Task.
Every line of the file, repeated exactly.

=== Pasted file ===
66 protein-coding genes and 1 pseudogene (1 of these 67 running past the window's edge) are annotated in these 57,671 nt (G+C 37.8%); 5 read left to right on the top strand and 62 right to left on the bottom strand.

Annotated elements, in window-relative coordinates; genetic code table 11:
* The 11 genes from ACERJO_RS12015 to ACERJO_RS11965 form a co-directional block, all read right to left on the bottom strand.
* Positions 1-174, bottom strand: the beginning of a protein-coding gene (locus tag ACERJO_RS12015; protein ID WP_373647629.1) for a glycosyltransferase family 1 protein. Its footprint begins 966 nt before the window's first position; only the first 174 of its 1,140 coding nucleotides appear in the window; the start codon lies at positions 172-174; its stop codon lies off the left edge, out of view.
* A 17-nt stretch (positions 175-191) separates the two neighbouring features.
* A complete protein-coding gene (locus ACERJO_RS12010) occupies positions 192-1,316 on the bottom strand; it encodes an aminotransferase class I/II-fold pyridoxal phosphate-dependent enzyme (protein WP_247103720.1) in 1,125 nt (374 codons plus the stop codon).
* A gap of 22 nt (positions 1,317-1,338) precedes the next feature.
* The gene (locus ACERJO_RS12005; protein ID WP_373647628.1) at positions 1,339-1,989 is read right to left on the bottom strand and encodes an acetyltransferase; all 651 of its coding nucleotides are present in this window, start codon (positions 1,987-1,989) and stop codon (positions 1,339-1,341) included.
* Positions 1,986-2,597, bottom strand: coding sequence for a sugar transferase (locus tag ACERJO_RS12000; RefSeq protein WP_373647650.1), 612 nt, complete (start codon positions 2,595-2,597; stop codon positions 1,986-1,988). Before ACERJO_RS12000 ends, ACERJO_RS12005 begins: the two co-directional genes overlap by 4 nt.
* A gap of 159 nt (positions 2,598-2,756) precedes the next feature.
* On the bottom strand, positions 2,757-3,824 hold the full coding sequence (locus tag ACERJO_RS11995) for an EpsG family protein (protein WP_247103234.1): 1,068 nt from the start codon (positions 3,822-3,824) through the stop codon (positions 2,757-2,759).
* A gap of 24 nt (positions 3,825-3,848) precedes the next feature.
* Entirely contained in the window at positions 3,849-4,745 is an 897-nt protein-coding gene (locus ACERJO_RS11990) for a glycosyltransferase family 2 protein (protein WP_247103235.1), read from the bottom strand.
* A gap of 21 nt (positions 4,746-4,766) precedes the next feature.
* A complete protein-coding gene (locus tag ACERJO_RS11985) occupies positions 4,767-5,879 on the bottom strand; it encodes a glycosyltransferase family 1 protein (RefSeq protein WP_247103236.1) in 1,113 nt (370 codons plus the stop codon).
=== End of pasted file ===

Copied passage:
66 protein-coding genes and 1 pseudogene (1 of these 67 running past the window's edge) are annotated in these 57,671 nt (G+C 37.8%); 5 read left to right on the top strand and 62 right to left on the bottom strand.

Annotated elements, in window-relative coordinates; genetic code table 11:
* The 11 genes from ACERJO_RS12015 to ACERJO_RS11965 form a co-directional block, all read right to left on the bottom strand.
* Positions 1-174, bottom strand: the beginning of a protein-coding gene (locus tag ACERJO_RS12015; protein ID WP_373647629.1) for a glycosyltransferase family 1 protein. Its footprint begins 966 nt before the window's first position; only the first 174 of its 1,140 coding nucleotides appear in the window; the start codon lies at positions 172-174; its stop codon lies off the left edge, out of view.
* A 17-nt stretch (positions 175-191) separates the two neighbouring features.
* A complete protein-coding gene (locus ACERJO_RS12010) occupies positions 192-1,316 on the bottom strand; it encodes an aminotransferase class I/II-fold pyridoxal phosphate-dependent enzyme (protein WP_247103720.1) in 1,125 nt (374 codons plus the stop codon).
* A gap of 22 nt (positions 1,317-1,338) precedes the next feature.
* The gene (locus ACERJO_RS12005; protein ID WP_373647628.1) at positions 1,339-1,989 is read right to left on the bottom strand and encodes an acetyltransferase; all 651 of its coding nucleotides are present in this window, start codon (positions 1,987-1,989) and stop codon (positions 1,339-1,341) included.
* Positions 1,986-2,597, bottom strand: coding sequence for a sugar transferase (locus tag ACERJO_RS12000; RefSeq protein WP_373647650.1), 612 nt, complete (start codon positions 2,595-2,597; stop codon positions 1,986-1,988). Before ACERJO_RS12000 ends, ACERJO_RS12005 begins: the two co-directional genes overlap by 4 nt.
* A gap of 159 nt (positions 2,598-2,756) precedes the next feature.
* On the bottom strand, positions 2,757-3,824 hold the full coding sequence (locus tag ACERJO_RS11995) for an EpsG family protein (protein WP_247103234.1): 1,068 nt from the start codon (positions 3,822-3,824) through the stop codon (positions 2,757-2,759).
* A gap of 24 nt (positions 3,825-3,848) precedes the next feature.
* Entirely contained in the window at positions 3,849-4,745 is an 897-nt protein-coding gene (locus ACERJO_RS11990) for a glycosyltransferase family 2 protein (protein WP_247103235.1), read from the bottom strand.
* A gap of 21 nt (positions 4,746-4,766) precedes the next feature.
* A complete protein-coding gene (locus tag ACERJO_RS11985) occupies positions 4,767-5,879 on the bottom strand; it encodes a glycosyltransferase family 1 protein (RefSeq protein WP_247103236.1) in 1,113 nt (370 codons plus the stop codon).